Wow.  This immediately drove me to consider all the privileges that I have been unwittingly been afforded because I am male.  Yes, people may have prejudices against me because I am male (he’s such a typical guy) — but the system of our society, on the whole, does not advantage women/disadvantage men on the basis of sexist prejudices, but the opposite — almost every time.

Moreover, I have, for the most part, been unaware of how our society is set up for my advantage as a male (who is also well-educated, heterosexual, able-bodied, middle-class, and of course, stunningly good-looking).  Sexism that benefits me as a male is simply part of the smog-filled-air that I breathe.  Hence, only males can truly be sexist.

And this answers the understandably honest question:  Are only Whites racist?  Because most Whites abhor the image of Klansmen, skinheads, or Archie Bunker.  This question is usually understood as, “Are you saying all Whites are bad people?”  To which she says, of course not.  But she still says, provocatively, that only Whites can be racist.  And the reason goes back to the definition of racism.  Blacks and Latinos and Native Americans and Asians can and are prejudiced (trust me, we are).  But the system of our society does not offer preferential treatment based on those prejudices.  “Despite the current rhetoric about affirmative action and ‘reverse racism,’ every social indicator, from salary to life expectancy, reveals the advantages of being White” (Kindle  338-339).  This is where I plug, once again, comedian Louis CK’s brilliant bit on how he loves being white and even better bit on how great it is for his two White American daughters.  Anyone can be prejudiced.  But only certain prejudices lead to any advantage.  And people of color, instead of Whites, are almost always on the short end of that stick.


My only quibble with Tatum is that while this is most definitely true nationally and even regionally, I have generally tended to think that our lives are most affected locally.  What is true in one enclave, ghetto, or barrio may not always mirror what’s true nationally.  I’ll just say it:  Blacks won’t do too well in Chinatown.  Latinos might not fair too well in the Hood.  But for the most part, I think her point holds true.  Even where there are areas where the local system consistently disadvantages Whites, it’s hard to imagine that they constitute a majority.  More common are places where Whites, while still comprising the minority, still hold the majority of the power, privilege, and advantage.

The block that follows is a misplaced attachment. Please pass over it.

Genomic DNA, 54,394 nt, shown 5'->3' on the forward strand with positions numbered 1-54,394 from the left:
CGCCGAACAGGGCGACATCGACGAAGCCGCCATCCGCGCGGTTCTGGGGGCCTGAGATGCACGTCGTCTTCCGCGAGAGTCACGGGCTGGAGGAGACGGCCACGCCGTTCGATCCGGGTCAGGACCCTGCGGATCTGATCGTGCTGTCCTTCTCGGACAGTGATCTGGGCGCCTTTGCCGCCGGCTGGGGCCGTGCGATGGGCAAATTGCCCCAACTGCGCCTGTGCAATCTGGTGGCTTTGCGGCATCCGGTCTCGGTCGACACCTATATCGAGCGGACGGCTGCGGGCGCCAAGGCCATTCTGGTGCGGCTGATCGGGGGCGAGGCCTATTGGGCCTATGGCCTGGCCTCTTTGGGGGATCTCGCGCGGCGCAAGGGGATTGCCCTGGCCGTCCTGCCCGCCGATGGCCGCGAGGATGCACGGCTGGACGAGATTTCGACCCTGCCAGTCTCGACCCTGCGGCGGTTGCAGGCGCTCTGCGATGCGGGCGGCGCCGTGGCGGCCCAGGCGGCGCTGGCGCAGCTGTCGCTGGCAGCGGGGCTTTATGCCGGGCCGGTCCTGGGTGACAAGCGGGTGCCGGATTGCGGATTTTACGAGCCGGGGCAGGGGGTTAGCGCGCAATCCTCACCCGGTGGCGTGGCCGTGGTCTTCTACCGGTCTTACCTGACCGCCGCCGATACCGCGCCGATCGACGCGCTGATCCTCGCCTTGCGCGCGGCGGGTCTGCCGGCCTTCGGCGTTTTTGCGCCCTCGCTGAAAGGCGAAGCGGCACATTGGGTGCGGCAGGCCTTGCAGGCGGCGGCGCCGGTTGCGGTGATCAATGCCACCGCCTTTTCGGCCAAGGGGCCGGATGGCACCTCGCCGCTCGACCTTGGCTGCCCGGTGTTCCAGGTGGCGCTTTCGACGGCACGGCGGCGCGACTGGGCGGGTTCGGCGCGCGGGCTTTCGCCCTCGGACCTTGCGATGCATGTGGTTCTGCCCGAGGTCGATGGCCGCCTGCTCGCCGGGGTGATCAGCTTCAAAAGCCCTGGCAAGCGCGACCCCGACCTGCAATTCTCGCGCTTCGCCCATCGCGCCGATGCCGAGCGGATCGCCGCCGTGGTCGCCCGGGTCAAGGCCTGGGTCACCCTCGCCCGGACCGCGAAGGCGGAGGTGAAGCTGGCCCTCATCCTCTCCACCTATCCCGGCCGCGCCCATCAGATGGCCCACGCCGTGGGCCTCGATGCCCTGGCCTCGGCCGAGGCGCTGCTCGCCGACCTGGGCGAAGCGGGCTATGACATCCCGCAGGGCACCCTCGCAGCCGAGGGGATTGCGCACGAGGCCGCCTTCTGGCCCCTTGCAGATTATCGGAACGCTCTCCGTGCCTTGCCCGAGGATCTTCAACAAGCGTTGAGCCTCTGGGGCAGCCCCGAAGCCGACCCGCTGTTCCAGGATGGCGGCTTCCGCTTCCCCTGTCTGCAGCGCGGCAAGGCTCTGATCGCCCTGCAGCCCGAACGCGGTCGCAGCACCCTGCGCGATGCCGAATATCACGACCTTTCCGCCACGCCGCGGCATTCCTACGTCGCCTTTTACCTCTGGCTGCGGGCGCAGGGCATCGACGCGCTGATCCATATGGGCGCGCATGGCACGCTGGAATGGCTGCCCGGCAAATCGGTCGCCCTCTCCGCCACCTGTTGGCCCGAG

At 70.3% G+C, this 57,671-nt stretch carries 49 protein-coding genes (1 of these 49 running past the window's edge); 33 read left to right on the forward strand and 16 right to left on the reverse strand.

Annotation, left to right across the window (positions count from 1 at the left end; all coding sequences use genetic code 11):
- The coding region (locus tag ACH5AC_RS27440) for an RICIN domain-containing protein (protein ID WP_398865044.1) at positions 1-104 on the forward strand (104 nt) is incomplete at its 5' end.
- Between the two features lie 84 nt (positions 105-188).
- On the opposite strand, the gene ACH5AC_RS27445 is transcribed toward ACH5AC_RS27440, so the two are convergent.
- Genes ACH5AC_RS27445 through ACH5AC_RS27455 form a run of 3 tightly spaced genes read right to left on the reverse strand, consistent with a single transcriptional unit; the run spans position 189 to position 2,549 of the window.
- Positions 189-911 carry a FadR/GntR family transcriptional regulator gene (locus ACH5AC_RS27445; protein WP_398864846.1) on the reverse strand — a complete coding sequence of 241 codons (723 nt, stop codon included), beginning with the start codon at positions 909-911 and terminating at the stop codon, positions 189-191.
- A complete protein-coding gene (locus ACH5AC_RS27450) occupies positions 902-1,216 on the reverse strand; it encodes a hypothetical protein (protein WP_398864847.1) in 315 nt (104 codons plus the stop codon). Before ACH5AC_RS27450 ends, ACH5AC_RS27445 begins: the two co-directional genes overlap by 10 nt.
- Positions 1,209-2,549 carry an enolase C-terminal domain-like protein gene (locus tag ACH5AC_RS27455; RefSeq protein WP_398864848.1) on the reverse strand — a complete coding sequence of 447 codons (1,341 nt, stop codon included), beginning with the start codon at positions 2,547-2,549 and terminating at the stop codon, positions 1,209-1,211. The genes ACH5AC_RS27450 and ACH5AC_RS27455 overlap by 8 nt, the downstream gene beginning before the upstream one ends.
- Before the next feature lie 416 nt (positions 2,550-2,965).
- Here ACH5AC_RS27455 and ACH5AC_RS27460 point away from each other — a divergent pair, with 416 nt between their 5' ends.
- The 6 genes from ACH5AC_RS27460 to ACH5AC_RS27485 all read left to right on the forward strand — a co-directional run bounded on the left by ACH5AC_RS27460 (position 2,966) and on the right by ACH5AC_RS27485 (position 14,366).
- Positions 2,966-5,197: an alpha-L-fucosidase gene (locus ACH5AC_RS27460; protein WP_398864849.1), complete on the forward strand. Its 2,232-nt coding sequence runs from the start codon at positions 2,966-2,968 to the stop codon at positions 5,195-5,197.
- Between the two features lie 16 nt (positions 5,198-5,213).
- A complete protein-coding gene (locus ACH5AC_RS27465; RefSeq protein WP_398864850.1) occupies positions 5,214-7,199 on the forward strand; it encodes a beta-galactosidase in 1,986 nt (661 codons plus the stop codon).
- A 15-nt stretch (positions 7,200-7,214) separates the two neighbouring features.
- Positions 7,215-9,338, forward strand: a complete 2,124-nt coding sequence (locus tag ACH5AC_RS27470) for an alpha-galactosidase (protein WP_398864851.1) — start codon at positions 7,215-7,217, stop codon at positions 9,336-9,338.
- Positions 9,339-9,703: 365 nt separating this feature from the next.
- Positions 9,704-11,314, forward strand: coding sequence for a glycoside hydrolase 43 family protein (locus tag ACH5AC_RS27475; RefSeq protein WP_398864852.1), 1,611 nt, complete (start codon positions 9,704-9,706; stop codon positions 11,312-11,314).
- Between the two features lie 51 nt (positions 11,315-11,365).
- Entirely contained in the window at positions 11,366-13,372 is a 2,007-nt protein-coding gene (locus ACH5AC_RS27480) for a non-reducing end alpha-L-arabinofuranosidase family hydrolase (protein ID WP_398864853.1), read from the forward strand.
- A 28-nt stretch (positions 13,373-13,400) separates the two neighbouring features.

In any case, Tatum says this question misses the point.  The point is what will Whites do with racism?  She compares racism with those conveyor belt style walkways at the airport — by default, it moves you forward in a direction towards White advantage (i.e., racism).  So the question isn’t simply are you racist, but will you be actively racist (walk or run forward on the belt), passively racist (just stay on the belt, passively going along with things), or be actively anti-racist (move in the opposite direction)?  While I saw her point about Whites and racism, I found myself wondering where I stood along this continuum.  I think most of us, regardless of color, are just passive, period.  This is not good as a human being.  This is inexcusable as follower of Christ.

Tatum closes with a final distinction between racial identity versus ethnic identity.  Race is a distinction we’ve made up on the basis of physical criteria–usually color; race was also originally created in the service of oppression.  Ethnicity is a distinction based on cultural criteria–e.g., language, customs, food, shared history.  So, for example, our Asian American church (mostly Chinese, but includes Korean, Japanese, Filipino, and Vietnamese, and White) is predominantly mono-racial, but multi-ethnic.  A helpful distinction that I suspect will come up again.  I’m looking forward to the next chapter where she explores the complexity of racial identity.

I’ve been asked if I know Francis Chan. And the answer is: As well as I know Jeremy Lin.

Recently, there’s a been a spate of incidences that have made a number of us Asian American Christians feel…not 100% part of the Body of Christ.  And so in response, this open letter has been circulating (click to view & sign):


Rachel Held Evans, a prolific Christian blogger, who is white, has posted this letter as well and has been asking Asians to share about their experiences.  Here’s what I wrote:

I’ve been asked if I know Francis Chan. And the answer is: As well as I know Jeremy Lin.

I’ve been asked why “you guys” only hang out with other Asians. Or what’s up with the “Asian invasion”. Which is such an interesting question from my now-enlightened white Christian friends.

I’ve been treated as the “Asian friend” (c.f., the gay friend, the black friend, etc.). It’s a little weird being a relational accessory. Curiously, I get this more often from my enlightened liberal friends.

I’ve had white friends demonstrate their faux-rage at how deeply offended THEY are at bigotry towards Asians. It’s great to have empathetic friends; but at times, it feels like they’re over-compensating.

Occasionally, it’s riled me up. More often, it offends or elicits a quiet eye roll. The reality is that if you are used to being the dominant culture – it’s hard to see the people and the world in any other way. E.g., I am a male, most of the time I am just enjoying my male privilege without a thought. This is why I appreciate Louis C.K.’s bit on how he loves being a white male – so honest and yet provocative.

So while I pray and seek dialogue for the sake of inclusion and righteousness, I realize that we need patience and the Spirit’s power – it’s hard to see past your own experience (especially if you’re used to being in charge).

I support this letter because it is honest, firm, and still loving. I’m not generally convinced it’s particularly Jesus-like to DEMAND justice and mercy; better to DO justice and mercy. And pray that the Spirit will use our Christ-honoring means to bring about a Christ-glorifying end.